Local Adventure
July 23, 2011, 10:24 pm
Filed under: Climbing, Mountain | Tags: , ,

One of the best parts about living in Boulder is the proximity to the outdoors. Going climbing doesn’t involve 4 hours of round-trip driving, it’s a mere bike ride away. The same goes for a hike up a moderate peak. Before moving to Boulder, I was becoming uncomfortable with the amount of driving required for a trip to the mountains. Part of my discomfort came from the fact that as a person in love with the wilds, I’m part of a community that agonizes over damaging shrubs at the base of a cliff or dropping a wrapper on the trail, and yet there is no mention of the gallons of gas burnt on the way to the trailhead. The other reason for my unease was the realization that some climbing trips were in fact driving trips with a little climbing thrown in.

So, I began thinking about ways to shift the balance away from the car. The eastside tour was an experiment with that idea, combining a bike tour with hiking and climbing along the way, but in reality turned out to be mostly a biking and driving trip with a tiny amount of climbing and hiking:

Here in Boulder, it’s much more practical to leave the car at home. So here is a graphical summary of three local adventures without the assistance of a car. The size of the colored bars represent my subjective measure of the weight of each component, whether bike, bus, walk or climb. And not only is a car not required but they can all be completed in the morning before work! Ah, Boulder…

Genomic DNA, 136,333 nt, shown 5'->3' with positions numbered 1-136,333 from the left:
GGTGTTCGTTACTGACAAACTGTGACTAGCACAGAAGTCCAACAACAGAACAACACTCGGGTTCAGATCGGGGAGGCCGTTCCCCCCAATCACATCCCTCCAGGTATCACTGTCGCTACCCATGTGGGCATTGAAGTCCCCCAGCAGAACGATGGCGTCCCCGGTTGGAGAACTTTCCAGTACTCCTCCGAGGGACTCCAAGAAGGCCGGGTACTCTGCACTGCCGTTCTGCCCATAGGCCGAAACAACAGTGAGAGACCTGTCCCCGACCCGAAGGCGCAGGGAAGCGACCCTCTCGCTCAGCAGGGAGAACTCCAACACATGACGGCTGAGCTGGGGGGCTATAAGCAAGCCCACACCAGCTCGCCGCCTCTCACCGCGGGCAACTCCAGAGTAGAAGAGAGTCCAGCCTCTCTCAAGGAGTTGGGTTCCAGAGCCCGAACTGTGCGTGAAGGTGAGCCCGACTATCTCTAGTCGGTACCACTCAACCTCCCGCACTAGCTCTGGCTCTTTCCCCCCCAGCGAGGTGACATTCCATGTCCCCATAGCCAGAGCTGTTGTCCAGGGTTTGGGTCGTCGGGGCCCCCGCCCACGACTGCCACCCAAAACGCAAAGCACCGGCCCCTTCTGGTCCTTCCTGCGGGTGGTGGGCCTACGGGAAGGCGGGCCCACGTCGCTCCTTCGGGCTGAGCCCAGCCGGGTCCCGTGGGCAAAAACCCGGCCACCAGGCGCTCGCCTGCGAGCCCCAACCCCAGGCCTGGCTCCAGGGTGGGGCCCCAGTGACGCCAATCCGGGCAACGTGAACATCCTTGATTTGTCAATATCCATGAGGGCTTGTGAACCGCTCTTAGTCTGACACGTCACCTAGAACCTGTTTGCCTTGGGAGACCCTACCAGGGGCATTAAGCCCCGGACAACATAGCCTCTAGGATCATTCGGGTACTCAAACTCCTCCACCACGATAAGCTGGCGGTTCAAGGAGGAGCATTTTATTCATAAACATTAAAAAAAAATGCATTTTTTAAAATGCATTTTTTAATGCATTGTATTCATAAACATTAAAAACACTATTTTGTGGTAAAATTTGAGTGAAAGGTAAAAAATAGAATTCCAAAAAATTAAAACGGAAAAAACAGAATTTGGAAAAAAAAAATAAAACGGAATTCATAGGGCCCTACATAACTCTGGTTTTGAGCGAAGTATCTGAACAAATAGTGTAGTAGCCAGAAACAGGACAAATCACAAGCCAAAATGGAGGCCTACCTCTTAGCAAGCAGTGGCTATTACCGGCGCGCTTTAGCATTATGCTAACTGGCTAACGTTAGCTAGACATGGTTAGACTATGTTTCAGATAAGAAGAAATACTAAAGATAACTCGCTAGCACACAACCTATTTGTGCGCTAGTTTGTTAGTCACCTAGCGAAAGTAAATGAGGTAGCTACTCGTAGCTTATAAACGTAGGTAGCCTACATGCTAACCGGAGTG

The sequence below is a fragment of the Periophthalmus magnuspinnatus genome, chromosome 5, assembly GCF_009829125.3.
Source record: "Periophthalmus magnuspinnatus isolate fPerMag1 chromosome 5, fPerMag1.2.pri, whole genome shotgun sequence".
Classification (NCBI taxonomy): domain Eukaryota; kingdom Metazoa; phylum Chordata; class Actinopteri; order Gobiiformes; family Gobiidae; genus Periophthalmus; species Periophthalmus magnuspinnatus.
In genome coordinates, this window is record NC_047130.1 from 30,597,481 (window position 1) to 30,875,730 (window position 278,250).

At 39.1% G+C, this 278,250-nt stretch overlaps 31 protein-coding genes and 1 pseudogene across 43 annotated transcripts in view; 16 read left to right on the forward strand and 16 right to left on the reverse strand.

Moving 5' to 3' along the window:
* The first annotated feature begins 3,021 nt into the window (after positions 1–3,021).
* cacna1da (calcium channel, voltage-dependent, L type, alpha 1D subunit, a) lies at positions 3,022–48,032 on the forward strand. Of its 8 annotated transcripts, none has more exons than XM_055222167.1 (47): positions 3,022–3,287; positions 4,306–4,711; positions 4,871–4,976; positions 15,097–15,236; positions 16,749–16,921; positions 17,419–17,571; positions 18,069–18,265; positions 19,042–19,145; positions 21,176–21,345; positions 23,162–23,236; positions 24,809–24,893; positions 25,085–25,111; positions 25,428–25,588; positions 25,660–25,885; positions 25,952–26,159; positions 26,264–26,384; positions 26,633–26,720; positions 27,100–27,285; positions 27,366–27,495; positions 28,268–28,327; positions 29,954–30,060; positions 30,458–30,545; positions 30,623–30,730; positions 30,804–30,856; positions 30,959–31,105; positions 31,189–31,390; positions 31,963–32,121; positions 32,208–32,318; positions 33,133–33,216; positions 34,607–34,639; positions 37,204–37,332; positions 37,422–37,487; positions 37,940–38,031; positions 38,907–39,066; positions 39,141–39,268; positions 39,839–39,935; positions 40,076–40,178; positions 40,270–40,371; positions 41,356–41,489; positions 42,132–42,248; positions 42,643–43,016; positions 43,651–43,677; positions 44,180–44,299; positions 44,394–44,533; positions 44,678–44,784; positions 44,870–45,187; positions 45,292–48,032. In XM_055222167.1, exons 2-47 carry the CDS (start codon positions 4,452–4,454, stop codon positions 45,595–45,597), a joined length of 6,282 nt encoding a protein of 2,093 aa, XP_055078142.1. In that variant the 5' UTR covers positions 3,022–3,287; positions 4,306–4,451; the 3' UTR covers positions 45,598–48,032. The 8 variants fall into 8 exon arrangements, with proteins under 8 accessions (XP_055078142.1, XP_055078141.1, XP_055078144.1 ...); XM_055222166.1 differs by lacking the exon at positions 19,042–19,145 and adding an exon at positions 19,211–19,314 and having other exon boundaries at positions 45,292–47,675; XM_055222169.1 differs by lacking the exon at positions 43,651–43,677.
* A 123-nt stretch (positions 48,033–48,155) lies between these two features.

February 18, 2011, 6:19 am
Filed under: cartography, Mountain | Tags: , , ,

My first steps into geographic analysis were to experiment with GIS and get the geographic data into a format I understood and could use. Now the fun starts.

I have a keen interest in the ridge lines of alpine terrain, which I’m sure is influenced by my passion for climbing. So my first idea was to develop an algorithm and computational routine to identify the ridge lines in an elevation map. I started with a small elevation map, shown below, covering the area immediately around Mt. Whitney. Lighter colors correspond with higher elevation (the summit of Mt. Whitney is at the center). Just looking at the image, it’s not difficult to identify the major ridge lines, like the ones I outlined in red. Telling a computer how to do the same thing is not easy.

In my first attempt, I wrote a short octave script that would find the locations where the elevation sloped downward in both east and west, or north and south (if it slopes downward in all four directions, than it’s a peak). The image below displays a white pixel wherever a ridge was identified. The result is mediocre. Of course there are minor ridges identified (like the ones on the west slope of Whitney, which are truly there), but the bigger problem is that even the major ridge lines are discontinuous.

Excitingly, I have found current research being done in this area.:

Taking a hint from the paper above and this group in Zurich, I think I should use some strategy like the Watershed algorithm. Here’s a peak at what I’m working on: